Print full article

Mixed results at the 62nd Bangkok Gems & Jewelry Fair

By Cynthia Unninayar

Crowds waiting to register on the opening day of BGJF, which was held September 7 to 11. All photos courtesy BGJF
Crowds waiting to register on the opening day of BGJF, which was held September 7 to 11.
All photos courtesy BGJF
Silver jewellery occupies a large portion of Thai production, including original gem-set pieces such as this geode and silver ring with gold accents by Goldlip.
Silver jewellery occupies a large portion of Thai production, including original gem-set pieces such as this geode and silver ring with gold accents by Goldlip.

A testament to the economic importance of Thailand’s gems and jewellery sector is the biannual Bangkok Gems & Jewelry Fair (BGJF), which promotes many of the nation’s products. The event is organized and supported by Thailand’s Department of International Trade Promotion (DITP) under the Ministry of Commerce.

The gems and jewellery sector is considered one of the vital elements in the development of Thailand’s economy across all sectors, from tourism to employment to value-add of products and services to promotion of creativity.

This important sector is showcased twice a year at BGJF, in February and September. The 62nd edition, held September 7 to11, took place under the theme of ‘Heritage and Craftsmanship,’ with the goal of highlighting the nation’s cultural heritage. Beautiful Thai designs with international touches shone a spotlight on the major role the sector plays on the global gems and jewellery stage.

“BGJF is an important marketing tool to promote the industry’s capabilities and support Thai manufacturers to expand their businesses abroad while networking and trading with partners from Thailand and other countries,” says Sontirat Sontijirawong, the country’s Minister of Commerce. “New brands and designers have an opportunity to showcase their unique creations to target buyers from around the world, while the number of exhibitors joining BGJF, as well as those expressing interest in participating in the fair, has been rising every year.”

He goes on to say the industry has been experiencing robust growth. “In the first seven months of 2018, from January to July, exports of gems and jewellery—excluding unwrought gold—saw an increase of 6.93 per cent compared to the same period in the previous year. Moreover, the industry is projected to continue its steady growth into the coming year.”

Evoking nature, this enamel and gold-plated brass ring was produced by Good After Nine Jewelry, based in Bangkok.
Evoking nature, this enamel and gold-plated brass ring was produced by Good After Nine Jewelry, based in Bangkok.

It should also be noted a significant share of Thailand’s gem and jewellery industry is composed of third-party production Thai manufacturers carry out for many foreign companies, including a number of well-known global luxury brands.

You May Also Like  No place like home: Unearthing North American rubies

As in previous years, the fair hosted special sections in the ‘Niche Showcase.’ This area featured five niche jewellery trends:

  • ‘Metro Men’ (jewellery for the modern man as well as LGBT individuals);
  • ‘the Moment’ (jewellery for special occasions such as weddings);
  • ‘Beyond Jewelry’ (lifestyle and decorative products with precious stones and materials);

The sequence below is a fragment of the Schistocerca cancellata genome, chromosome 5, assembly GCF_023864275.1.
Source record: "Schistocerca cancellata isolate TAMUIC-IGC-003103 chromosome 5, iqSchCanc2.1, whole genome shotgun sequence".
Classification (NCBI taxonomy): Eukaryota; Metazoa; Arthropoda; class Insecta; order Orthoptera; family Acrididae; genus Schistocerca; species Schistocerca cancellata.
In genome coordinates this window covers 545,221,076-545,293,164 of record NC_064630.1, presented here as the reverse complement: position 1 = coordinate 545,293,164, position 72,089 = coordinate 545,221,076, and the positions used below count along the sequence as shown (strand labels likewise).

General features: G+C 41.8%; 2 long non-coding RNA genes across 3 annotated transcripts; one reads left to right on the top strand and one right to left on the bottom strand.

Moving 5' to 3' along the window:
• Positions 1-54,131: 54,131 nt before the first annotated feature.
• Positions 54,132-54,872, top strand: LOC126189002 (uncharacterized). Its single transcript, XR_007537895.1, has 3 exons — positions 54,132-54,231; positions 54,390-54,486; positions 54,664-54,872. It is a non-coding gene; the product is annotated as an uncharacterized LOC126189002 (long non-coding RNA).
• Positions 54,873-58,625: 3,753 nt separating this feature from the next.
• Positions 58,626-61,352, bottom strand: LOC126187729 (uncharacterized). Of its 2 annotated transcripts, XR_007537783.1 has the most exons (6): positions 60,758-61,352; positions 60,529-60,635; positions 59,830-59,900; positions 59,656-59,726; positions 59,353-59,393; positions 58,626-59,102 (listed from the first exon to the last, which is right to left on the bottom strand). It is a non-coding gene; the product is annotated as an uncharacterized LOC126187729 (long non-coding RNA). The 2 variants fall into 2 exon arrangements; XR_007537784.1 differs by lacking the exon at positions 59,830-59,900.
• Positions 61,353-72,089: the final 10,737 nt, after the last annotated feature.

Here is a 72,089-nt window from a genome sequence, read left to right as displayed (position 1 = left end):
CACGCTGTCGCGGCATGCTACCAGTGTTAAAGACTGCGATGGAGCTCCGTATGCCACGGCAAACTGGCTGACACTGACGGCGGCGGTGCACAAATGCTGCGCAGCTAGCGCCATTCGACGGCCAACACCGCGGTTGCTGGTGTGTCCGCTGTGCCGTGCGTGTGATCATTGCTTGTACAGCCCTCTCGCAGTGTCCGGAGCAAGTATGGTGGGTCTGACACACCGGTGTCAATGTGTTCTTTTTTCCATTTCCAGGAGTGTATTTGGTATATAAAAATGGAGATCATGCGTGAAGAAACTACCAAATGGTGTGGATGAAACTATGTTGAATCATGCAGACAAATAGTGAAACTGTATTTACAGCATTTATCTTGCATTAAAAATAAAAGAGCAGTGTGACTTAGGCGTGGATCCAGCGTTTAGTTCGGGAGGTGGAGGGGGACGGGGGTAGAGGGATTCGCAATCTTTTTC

• ‘Heritage and Craftsmanship’ (jewels and products mixing those two concepts, such as pieces reinterpreting folk wisdom of the country’s four regions for contemporary collections); and
  • ‘Spiritual Power’ (pieces reflecting spiritual beliefs, such as Thiti jewellery incorporating ancient concepts related to silver and pearl jewellery).

A highly expanded ‘New Faces’ section also provided an opportunity for 150 new exhibitors from 18 Thai provinces to show off their creative works as well.

Thai brand Pranda celebrated its 25th anniversary during BGJF. One of its creations is this 24-karat gold and ruby necklace.
Thai brand Pranda celebrated its 25th anniversary during BGJF. One of its creations is this 24-karat gold and ruby necklace.

Additionally, Thailand’s gems and jewellery industry enjoys several tax advantages to help its competitiveness. A number of tax-free zones house production facilities, where foreign companies benefit from a strong infrastructure, easy access to raw material suppliers, and a highly skilled workforce. Foreign exhibitors at BGJF also enjoy tax exemption from import duty, thanks to measures issued by the Thai government to promote the sector. They are also exempt from paying the value-added tax (VAT) when importing their goods for the show. VAT is paid only after the show and only for products that are sold. This greatly eases the paperwork and costs for overseas exhibitors who import and then re-export their unsold products, which remain untaxed.

More than 900 exhibitors showcased their wares at the 2018 show, 800 of which were from Thailand. The majority were gem dealers, but silver manufacturers and equipment sellers also occupied a significant portion of the show. Many exhibitors indicated the event was slow; however, others seemed happy, both in terms of sales and contacts made. This kind of mixed response seems to be the new norm for modern trade shows.

You May Also Like  Monitor and manage your Google rankings with ease

A 25-year veteran of the jewellery and watch industry, Cynthia Unninayar travels the world reporting on the latest trends, promising new designers, global brands, and market conditions. Her interviews with some of the industry’s top players offer insight into what’s new and what’s happening on the global jewellery stage. Unninayar can be reached via e-mail at cynthiau@gmail.com.

Leave a Comment

Comments

Your email address will not be published.